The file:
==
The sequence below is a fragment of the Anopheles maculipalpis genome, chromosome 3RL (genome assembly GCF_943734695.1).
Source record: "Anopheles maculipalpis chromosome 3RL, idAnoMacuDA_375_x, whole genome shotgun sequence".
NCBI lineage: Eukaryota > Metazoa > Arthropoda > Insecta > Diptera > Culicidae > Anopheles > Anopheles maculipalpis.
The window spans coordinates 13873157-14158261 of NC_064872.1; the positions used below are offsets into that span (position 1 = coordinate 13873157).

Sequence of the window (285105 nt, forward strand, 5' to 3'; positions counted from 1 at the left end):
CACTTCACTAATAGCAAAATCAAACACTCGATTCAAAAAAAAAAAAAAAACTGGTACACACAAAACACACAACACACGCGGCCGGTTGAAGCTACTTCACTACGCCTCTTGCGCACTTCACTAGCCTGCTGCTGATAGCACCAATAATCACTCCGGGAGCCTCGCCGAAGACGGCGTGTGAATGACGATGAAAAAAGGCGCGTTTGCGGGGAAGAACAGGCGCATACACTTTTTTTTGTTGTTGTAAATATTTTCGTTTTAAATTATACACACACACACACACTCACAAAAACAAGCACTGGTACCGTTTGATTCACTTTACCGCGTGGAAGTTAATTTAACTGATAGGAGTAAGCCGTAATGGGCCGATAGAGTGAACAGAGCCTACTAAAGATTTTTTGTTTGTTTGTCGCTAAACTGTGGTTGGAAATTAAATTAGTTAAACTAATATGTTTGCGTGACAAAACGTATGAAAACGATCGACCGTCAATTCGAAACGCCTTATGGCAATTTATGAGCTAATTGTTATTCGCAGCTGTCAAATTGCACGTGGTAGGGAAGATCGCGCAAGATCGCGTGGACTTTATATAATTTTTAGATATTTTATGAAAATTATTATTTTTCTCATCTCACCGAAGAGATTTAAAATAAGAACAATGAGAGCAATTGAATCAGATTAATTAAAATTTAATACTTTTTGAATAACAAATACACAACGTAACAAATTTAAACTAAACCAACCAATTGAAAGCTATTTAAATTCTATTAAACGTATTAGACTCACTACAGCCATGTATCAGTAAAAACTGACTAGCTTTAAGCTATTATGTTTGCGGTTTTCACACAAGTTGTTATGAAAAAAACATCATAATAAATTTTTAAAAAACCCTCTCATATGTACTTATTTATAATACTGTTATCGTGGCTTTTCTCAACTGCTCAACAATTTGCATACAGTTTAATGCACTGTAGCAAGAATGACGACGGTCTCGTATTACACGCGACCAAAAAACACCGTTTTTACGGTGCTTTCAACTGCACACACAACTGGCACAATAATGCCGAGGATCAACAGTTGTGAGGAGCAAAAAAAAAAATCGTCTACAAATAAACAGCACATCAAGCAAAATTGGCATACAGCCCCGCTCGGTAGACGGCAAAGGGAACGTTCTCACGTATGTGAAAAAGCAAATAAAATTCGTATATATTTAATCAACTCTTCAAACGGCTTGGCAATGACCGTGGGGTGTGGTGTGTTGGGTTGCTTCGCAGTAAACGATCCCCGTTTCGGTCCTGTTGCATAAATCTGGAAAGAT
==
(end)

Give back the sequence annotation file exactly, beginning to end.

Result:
The sequence below is a fragment of the Anopheles maculipalpis genome, chromosome 3RL (genome assembly GCF_943734695.1).
Source record: "Anopheles maculipalpis chromosome 3RL, idAnoMacuDA_375_x, whole genome shotgun sequence".
NCBI lineage: Eukaryota > Metazoa > Arthropoda > Insecta > Diptera > Culicidae > Anopheles > Anopheles maculipalpis.
The window spans coordinates 13873157-14158261 of NC_064872.1; the positions used below are offsets into that span (position 1 = coordinate 13873157).

Sequence of the window (285105 nt, forward strand, 5' to 3'; positions counted from 1 at the left end):
CACTTCACTAATAGCAAAATCAAACACTCGATTCAAAAAAAAAAAAAAAACTGGTACACACAAAACACACAACACACGCGGCCGGTTGAAGCTACTTCACTACGCCTCTTGCGCACTTCACTAGCCTGCTGCTGATAGCACCAATAATCACTCCGGGAGCCTCGCCGAAGACGGCGTGTGAATGACGATGAAAAAAGGCGCGTTTGCGGGGAAGAACAGGCGCATACACTTTTTTTTGTTGTTGTAAATATTTTCGTTTTAAATTATACACACACACACACACTCACAAAAACAAGCACTGGTACCGTTTGATTCACTTTACCGCGTGGAAGTTAATTTAACTGATAGGAGTAAGCCGTAATGGGCCGATAGAGTGAACAGAGCCTACTAAAGATTTTTTGTTTGTTTGTCGCTAAACTGTGGTTGGAAATTAAATTAGTTAAACTAATATGTTTGCGTGACAAAACGTATGAAAACGATCGACCGTCAATTCGAAACGCCTTATGGCAATTTATGAGCTAATTGTTATTCGCAGCTGTCAAATTGCACGTGGTAGGGAAGATCGCGCAAGATCGCGTGGACTTTATATAATTTTTAGATATTTTATGAAAATTATTATTTTTCTCATCTCACCGAAGAGATTTAAAATAAGAACAATGAGAGCAATTGAATCAGATTAATTAAAATTTAATACTTTTTGAATAACAAATACACAACGTAACAAATTTAAACTAAACCAACCAATTGAAAGCTATTTAAATTCTATTAAACGTATTAGACTCACTACAGCCATGTATCAGTAAAAACTGACTAGCTTTAAGCTATTATGTTTGCGGTTTTCACACAAGTTGTTATGAAAAAAACATCATAATAAATTTTTAAAAAACCCTCTCATATGTACTTATTTATAATACTGTTATCGTGGCTTTTCTCAACTGCTCAACAATTTGCATACAGTTTAATGCACTGTAGCAAGAATGACGACGGTCTCGTATTACACGCGACCAAAAAACACCGTTTTTACGGTGCTTTCAACTGCACACACAACTGGCACAATAATGCCGAGGATCAACAGTTGTGAGGAGCAAAAAAAAAAATCGTCTACAAATAAACAGCACATCAAGCAAAATTGGCATACAGCCCCGCTCGGTAGACGGCAAAGGGAACGTTCTCACGTATGTGAAAAAGCAAATAAAATTCGTATATATTTAATCAACTCTTCAAACGGCTTGGCAATGACCGTGGGGTGTGGTGTGTTGGGTTGCTTCGCAGTAAACGATCCCCGTTTCGGTCCTGTTGCATAAATCTGGAAAGAT